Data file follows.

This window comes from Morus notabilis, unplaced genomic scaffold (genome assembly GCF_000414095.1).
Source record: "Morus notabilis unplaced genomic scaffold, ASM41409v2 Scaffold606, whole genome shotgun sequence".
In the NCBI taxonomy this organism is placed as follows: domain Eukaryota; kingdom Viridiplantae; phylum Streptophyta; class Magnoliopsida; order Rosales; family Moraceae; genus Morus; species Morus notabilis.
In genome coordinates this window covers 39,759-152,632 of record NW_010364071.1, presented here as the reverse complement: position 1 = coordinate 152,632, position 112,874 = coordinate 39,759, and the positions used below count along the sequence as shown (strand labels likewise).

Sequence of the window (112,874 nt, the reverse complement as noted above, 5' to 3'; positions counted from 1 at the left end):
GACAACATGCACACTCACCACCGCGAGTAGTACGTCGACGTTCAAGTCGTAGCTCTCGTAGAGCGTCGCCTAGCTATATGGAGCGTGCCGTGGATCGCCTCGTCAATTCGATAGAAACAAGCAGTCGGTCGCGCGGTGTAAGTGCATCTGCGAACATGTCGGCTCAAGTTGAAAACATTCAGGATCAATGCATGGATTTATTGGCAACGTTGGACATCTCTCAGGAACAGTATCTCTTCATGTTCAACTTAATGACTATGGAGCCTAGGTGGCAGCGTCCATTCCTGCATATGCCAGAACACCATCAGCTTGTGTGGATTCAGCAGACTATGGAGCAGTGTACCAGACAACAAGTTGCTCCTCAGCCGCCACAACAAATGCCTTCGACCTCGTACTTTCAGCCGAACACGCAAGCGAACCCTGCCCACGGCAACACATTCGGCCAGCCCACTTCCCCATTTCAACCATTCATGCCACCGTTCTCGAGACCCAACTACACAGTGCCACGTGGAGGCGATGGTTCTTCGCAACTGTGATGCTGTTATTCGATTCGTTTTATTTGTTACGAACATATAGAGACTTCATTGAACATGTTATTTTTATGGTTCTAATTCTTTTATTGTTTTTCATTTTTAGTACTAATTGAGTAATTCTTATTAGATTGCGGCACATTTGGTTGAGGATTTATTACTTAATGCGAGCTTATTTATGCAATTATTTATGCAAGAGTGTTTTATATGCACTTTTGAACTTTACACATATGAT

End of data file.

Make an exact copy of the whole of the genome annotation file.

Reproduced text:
This window comes from Morus notabilis, unplaced genomic scaffold (genome assembly GCF_000414095.1).
Source record: "Morus notabilis unplaced genomic scaffold, ASM41409v2 Scaffold606, whole genome shotgun sequence".
In the NCBI taxonomy this organism is placed as follows: domain Eukaryota; kingdom Viridiplantae; phylum Streptophyta; class Magnoliopsida; order Rosales; family Moraceae; genus Morus; species Morus notabilis.
In genome coordinates this window covers 39,759-152,632 of record NW_010364071.1, presented here as the reverse complement: position 1 = coordinate 152,632, position 112,874 = coordinate 39,759, and the positions used below count along the sequence as shown (strand labels likewise).

Sequence of the window (112,874 nt, the reverse complement as noted above, 5' to 3'; positions counted from 1 at the left end):
GACAACATGCACACTCACCACCGCGAGTAGTACGTCGACGTTCAAGTCGTAGCTCTCGTAGAGCGTCGCCTAGCTATATGGAGCGTGCCGTGGATCGCCTCGTCAATTCGATAGAAACAAGCAGTCGGTCGCGCGGTGTAAGTGCATCTGCGAACATGTCGGCTCAAGTTGAAAACATTCAGGATCAATGCATGGATTTATTGGCAACGTTGGACATCTCTCAGGAACAGTATCTCTTCATGTTCAACTTAATGACTATGGAGCCTAGGTGGCAGCGTCCATTCCTGCATATGCCAGAACACCATCAGCTTGTGTGGATTCAGCAGACTATGGAGCAGTGTACCAGACAACAAGTTGCTCCTCAGCCGCCACAACAAATGCCTTCGACCTCGTACTTTCAGCCGAACACGCAAGCGAACCCTGCCCACGGCAACACATTCGGCCAGCCCACTTCCCCATTTCAACCATTCATGCCACCGTTCTCGAGACCCAACTACACAGTGCCACGTGGAGGCGATGGTTCTTCGCAACTGTGATGCTGTTATTCGATTCGTTTTATTTGTTACGAACATATAGAGACTTCATTGAACATGTTATTTTTATGGTTCTAATTCTTTTATTGTTTTTCATTTTTAGTACTAATTGAGTAATTCTTATTAGATTGCGGCACATTTGGTTGAGGATTTATTACTTAATGCGAGCTTATTTATGCAATTATTTATGCAAGAGTGTTTTATATGCACTTTTGAACTTTACACATATGAT